(Nicked from old blog - Aug. '05)
In my experience there are four stages in moving to France. If you're considering such a move, you may find some of the following useful...
1) The 'Looking' stage - where one inspects an endless succession of tumbledown shacks, usually described by estate agents (many of whom don't speak English and, of course, you probably don't speak French - well, I don't; I have an old school report to prove it) as having 'enormous potential' (confirmation that it's a tumbledown shack) or 'glorious views' (confirmation that the place has a view, but not necessarily through a window as it may not have any - could be through a hole in the roof, or, more alarmingly, the hole that was the roof). On average, this stage lasts about a decade, during which time you'll probably see prices quadruple (at least) and where your initial budget may allow you to inspect various chateaux, you'll end up looking at rickety barns instead.
2) The 'This'll do' stage - the stage at which you plump to purchase the first house that comes along which vaguely suits your diminishing requirements. It's a purchase that's likely to be made more out of desperation rather than genuine desire. After all, by now, it's probably dawned on you just how much of your 'maison' budget has been spent on channel crossings, hotels, air fares, hire cars and French property mags and how little time you have left to be physically capable of doing things like renovating, or gardening (not the pottering around type, but the 'getting a ten-ton mechanical digger in and clearing the jungle' type). Fast running out of time and money, the lightning speed with which you arrive at this stage is often brought about by the discovery of an old shoebox in the attic, full of old French estate agent details of the houses you first looked at years ago, followed by the customary cry of "Giddy Nora! Look at the price of this one! Why the bloody hell didn't we buy it?" Which, in turn, is usually followed by the smug riposte "Because you said it didn't have a swimming pool (or helicopter landing strip, or two-car garage, or guest wing, or room to fit a snooker table, etc.). Here's a nice French shed we can just about afford, dear..."
3) The 'Phew!' stage - when you finally sit down with a baguette, cheese and a glass of wine outside your new French home. Mission accomplished! Unfortunately however, your glass of wine is likely to be the first of however many it takes to achieve total physical paralysis; a state which you will inevitably be seeking following the months of absolute hell that you've just endured in arranging your move from England, not to mention the sudden realisation that your whole 'new lifestyle' thing could be one enormously huge mistake. Worse still, it's a state from which you may never recover. Well, maybe momentarily before a hazy recollection of your recent trauma and foolishness results in further alcoholic oblivion. And when that memory's finally been obliterated, there's the doing up of the house to consider - a daunting prospect that immediately leads to further self-inflicted paralysis. Chances are, you'll be sat (sorry, lying) outside your gaff for months. Years, even. Totally numb. Maybe best stay in the UK and get comatosed there. And it's a whole lot cheaper, too.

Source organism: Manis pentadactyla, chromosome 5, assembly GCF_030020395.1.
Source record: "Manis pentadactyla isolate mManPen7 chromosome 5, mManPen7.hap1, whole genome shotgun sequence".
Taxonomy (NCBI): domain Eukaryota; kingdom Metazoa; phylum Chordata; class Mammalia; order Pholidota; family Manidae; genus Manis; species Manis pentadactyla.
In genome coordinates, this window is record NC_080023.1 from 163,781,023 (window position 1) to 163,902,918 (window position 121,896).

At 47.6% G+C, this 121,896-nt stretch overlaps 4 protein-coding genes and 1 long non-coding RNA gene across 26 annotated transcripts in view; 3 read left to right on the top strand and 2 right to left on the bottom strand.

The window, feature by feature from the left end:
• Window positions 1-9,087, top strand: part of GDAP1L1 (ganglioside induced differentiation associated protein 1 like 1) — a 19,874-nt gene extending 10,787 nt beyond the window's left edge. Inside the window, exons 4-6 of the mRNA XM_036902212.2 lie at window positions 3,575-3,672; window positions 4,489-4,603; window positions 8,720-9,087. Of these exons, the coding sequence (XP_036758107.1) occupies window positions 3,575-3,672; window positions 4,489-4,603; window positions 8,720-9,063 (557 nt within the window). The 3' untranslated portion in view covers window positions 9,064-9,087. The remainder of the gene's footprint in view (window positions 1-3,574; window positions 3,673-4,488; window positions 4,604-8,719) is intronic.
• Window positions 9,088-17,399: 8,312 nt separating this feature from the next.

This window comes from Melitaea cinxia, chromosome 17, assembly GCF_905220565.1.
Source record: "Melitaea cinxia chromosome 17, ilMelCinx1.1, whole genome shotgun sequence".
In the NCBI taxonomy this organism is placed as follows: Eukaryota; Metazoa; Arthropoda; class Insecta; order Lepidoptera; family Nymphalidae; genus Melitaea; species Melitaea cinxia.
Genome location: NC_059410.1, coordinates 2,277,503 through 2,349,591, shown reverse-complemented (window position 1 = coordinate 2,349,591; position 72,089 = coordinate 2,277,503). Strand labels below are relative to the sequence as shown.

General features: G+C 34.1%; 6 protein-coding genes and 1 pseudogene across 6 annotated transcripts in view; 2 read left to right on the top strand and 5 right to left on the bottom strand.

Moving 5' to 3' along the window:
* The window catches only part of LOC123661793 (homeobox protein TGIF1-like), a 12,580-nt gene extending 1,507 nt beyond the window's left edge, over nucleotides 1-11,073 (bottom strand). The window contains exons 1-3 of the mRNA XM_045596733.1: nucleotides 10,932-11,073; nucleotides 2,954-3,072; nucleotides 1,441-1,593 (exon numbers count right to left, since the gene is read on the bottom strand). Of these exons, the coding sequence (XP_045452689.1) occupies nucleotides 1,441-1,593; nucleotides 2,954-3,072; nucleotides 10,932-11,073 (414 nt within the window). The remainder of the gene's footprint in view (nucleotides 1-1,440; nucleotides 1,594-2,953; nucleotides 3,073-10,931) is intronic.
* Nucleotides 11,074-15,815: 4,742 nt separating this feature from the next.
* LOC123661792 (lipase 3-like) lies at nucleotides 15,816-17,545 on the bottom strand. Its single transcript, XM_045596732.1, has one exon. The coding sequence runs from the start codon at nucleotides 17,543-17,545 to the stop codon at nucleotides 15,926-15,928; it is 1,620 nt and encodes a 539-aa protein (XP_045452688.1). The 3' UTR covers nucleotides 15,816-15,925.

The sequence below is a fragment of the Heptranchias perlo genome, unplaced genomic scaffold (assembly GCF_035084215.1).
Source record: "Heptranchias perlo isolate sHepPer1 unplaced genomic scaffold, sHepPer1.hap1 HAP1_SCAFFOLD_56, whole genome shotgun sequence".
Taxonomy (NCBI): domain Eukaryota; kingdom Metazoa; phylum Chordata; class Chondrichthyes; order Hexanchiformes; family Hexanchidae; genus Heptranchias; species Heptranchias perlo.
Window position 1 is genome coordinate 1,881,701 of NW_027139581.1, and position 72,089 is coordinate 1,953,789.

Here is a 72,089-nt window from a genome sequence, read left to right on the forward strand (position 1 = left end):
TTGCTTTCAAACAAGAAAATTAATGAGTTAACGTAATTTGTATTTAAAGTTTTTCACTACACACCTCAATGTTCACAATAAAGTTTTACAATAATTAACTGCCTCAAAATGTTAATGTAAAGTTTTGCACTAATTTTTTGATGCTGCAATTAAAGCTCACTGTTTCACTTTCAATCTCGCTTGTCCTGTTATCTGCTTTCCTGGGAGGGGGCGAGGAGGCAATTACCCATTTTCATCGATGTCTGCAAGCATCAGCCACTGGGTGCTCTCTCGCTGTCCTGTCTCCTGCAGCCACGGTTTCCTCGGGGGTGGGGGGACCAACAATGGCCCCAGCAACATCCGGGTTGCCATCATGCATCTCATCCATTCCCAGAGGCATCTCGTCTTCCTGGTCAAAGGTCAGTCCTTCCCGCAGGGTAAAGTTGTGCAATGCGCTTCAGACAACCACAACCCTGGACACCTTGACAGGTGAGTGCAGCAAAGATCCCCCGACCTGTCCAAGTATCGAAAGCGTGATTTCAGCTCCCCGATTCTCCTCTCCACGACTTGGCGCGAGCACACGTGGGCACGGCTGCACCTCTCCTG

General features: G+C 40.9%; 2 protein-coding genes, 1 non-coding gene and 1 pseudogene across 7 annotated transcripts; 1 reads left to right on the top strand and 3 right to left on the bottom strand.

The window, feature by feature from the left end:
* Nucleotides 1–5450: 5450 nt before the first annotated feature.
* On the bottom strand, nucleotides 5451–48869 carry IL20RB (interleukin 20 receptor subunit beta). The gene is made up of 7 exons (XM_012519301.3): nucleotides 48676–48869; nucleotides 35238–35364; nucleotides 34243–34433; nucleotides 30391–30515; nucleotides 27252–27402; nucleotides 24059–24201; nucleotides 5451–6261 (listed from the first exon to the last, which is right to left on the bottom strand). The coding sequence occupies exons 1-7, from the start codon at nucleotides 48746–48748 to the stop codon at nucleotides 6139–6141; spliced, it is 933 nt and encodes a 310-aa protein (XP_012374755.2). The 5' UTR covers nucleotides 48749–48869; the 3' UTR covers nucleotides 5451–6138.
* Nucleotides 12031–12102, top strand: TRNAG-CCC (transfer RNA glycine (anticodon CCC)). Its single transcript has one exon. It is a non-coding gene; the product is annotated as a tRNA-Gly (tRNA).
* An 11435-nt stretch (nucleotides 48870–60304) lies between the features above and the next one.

4) The 'Doing-up' stage - this can last years or minutes, depending on a wide variety of factors, such as one's level of sobriety following Stage 3. Other factors include one's budget (if any), one's degree of imagination (if any), one's propensity for enduring all kinds of domestic hardships and inconveniences as long as the kettle works, the degree of earache one is prepared to endure from one's partner and, of course, one's own level of DIY competence, to name but a few. For someone such as I who thinks of home improvements in terms of occasionally doing the dishes or lighting the fire, DIY is a 'no-go' area. Well, to be honest, I've been there once or twice, but with disastrous results. For example, when we first moved in, I thought I'd fit a new loo seat; as one does. After much swearing and slinging of spanners and pliers around in a very confined space, the job was eventually completed. And, after her test run, my extremely lightweight partner, Georgie, gave a glowing report. However, when I tried it, being somewhat heavier (an understatement if ever there was one), the seat wobbled. Not much, but enough to cause slight concern. One slip could be fatal. The thought of spinning through 180 degrees and landing with my head down the pan, not to mention the sight that would confront anyone who leapt to my rescue, just doesn't bear thinking about. DIY!? Forget it. Get a man in instead.
A Winters's Harvest
1 week ago